View Full Version : Wall Street Journal looks at the umpires

10-15-2005, 01:33 PM
The link below may or may not work :?:

but I am allowed to retransmit the abstract from Friday's WSJ

interesting theory

Document 1 of 1

WEEKEND JOURNAL; Sports -- On Sports: Blame the Umpires; In Postseason, the Power Player Is the Guy Calling Strikes; Red Sox Draw Hirschbeck
Sam Walker. Wall Street Journal (Eastern Edition). New York, N.Y.:Oct 14, 2005. p. W.1 Author(s):Sam WalkerPublication title:Wall Street Journal. (Eastern edition). New York, N.Y.: Oct 14, 2005. pg. W.1Source type:NewspaperISSN/ISBN:00999660ProQuest document ID:911289031Text Word Count1783Document
URL:http://proquest.umi.com/pqdweb?did=911289031&Fmt=3&clientId=14444&RQT=309&VName=PQD (http://proquest.umi.com/pqdweb?did=911289031&Fmt=3&clientId=14444&RQT=309&VName=PQD)
Abstract (Document Summary)Interchangeable as they seem, home-plate umpires can be surprisingly individualistic, even a bit eccentric, in the way they call balls and strikes. According to baseball's rulebook, the standard strike zone is a rectangle the width of the plate that runs from a batter's chest to the hollow below his kneecap. But no two umpires see it the same way. Some interpret it to be a commodious place while others seem to shrink it to the size of a Triscuit. A small strike zone tends to favor hitters, because the onus is on the pitcher to throw the ball right down the heart of the plate, rather than trying to nibble at the corners. On the other hand, an ump that sets a larger target makes it easier for pitchers to throw pitches in awkward spots where batters can't hit them cleanly. Since these tendencies can have an impact on games, adjusting to them is one of the oldest duties of a manager. "It's definitely a factor," says Mike Scioscia of the Los Angeles Angels.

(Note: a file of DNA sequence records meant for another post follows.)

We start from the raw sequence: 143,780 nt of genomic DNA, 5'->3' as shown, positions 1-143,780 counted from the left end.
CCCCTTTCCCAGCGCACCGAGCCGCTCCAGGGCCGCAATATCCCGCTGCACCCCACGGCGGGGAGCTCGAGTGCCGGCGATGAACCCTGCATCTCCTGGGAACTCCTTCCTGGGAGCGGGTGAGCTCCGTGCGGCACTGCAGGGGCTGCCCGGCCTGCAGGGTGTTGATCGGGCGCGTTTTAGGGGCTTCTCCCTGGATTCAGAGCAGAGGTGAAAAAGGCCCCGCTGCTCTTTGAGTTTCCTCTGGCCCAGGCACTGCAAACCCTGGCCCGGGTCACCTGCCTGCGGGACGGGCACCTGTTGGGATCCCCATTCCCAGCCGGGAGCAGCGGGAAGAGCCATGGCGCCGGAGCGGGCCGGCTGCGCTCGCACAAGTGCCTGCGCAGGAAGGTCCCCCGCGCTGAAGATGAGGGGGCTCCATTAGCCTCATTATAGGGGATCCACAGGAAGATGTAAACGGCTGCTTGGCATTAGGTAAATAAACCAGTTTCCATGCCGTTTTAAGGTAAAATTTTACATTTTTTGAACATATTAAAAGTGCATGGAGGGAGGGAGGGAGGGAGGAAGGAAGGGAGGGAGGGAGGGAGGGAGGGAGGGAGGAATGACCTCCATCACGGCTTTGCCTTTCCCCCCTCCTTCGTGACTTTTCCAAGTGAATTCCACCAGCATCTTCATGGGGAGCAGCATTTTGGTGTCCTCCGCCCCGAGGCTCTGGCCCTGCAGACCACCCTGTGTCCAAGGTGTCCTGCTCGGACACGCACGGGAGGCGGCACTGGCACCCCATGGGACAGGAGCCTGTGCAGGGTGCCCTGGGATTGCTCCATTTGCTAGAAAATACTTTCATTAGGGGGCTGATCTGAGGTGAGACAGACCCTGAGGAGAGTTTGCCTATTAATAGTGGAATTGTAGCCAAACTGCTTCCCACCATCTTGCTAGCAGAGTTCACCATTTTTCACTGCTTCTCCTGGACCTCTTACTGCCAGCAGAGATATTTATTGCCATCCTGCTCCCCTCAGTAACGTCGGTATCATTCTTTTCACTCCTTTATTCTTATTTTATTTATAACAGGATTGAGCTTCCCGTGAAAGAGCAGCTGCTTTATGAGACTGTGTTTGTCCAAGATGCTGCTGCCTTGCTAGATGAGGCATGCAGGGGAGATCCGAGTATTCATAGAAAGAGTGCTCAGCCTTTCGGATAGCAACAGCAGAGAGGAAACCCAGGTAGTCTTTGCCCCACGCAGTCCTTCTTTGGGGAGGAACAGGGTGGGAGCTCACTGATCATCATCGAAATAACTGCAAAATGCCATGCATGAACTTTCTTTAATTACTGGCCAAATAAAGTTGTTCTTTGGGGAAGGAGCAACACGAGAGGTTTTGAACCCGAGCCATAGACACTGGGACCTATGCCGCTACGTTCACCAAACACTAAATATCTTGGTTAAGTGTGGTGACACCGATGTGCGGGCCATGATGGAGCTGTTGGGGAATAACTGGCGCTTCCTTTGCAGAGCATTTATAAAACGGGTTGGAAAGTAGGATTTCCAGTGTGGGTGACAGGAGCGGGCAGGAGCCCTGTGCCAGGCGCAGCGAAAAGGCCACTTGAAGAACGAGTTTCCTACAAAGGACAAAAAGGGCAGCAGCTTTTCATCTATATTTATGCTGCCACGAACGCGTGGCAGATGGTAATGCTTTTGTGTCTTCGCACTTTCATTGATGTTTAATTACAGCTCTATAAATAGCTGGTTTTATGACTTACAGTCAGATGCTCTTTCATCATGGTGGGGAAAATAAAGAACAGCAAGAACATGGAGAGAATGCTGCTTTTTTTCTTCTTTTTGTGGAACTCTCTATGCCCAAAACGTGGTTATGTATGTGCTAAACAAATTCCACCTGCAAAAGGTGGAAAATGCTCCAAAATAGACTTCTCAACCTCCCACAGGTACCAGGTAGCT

Straight away, Mr. [Mike Port] says it would be wrong to assume that the statistical leanings of this or any umpire crew are the fruits of a conspiracy. All umpire assignments for the postseason are based on a combination of experience and merit, as judged by the league's traveling crew of umpire supervisors. Moreover, he says, he's "99% sure" these crews had been picked before it was determined that Boston would be playing Chicago in the first round. Any statistical leanings this group may have had, he says, should be placed squarely in the realm of "coincidence and happenstance."

It's not always clear what impact umpires' tendencies will have. While Mr. [John Hirschbeck]'s track record might seem to favor the strong White Sox pitching staff, it could be argued that a generous strike zone would be even more beneficial for Boston's pitchers, who've had more trouble finding the middle of the plate. And despite his tendency to squelch offense, Mr. Hirschbeck's game saw the unremarkable White Sox offense erupt for five homers and 14 runs.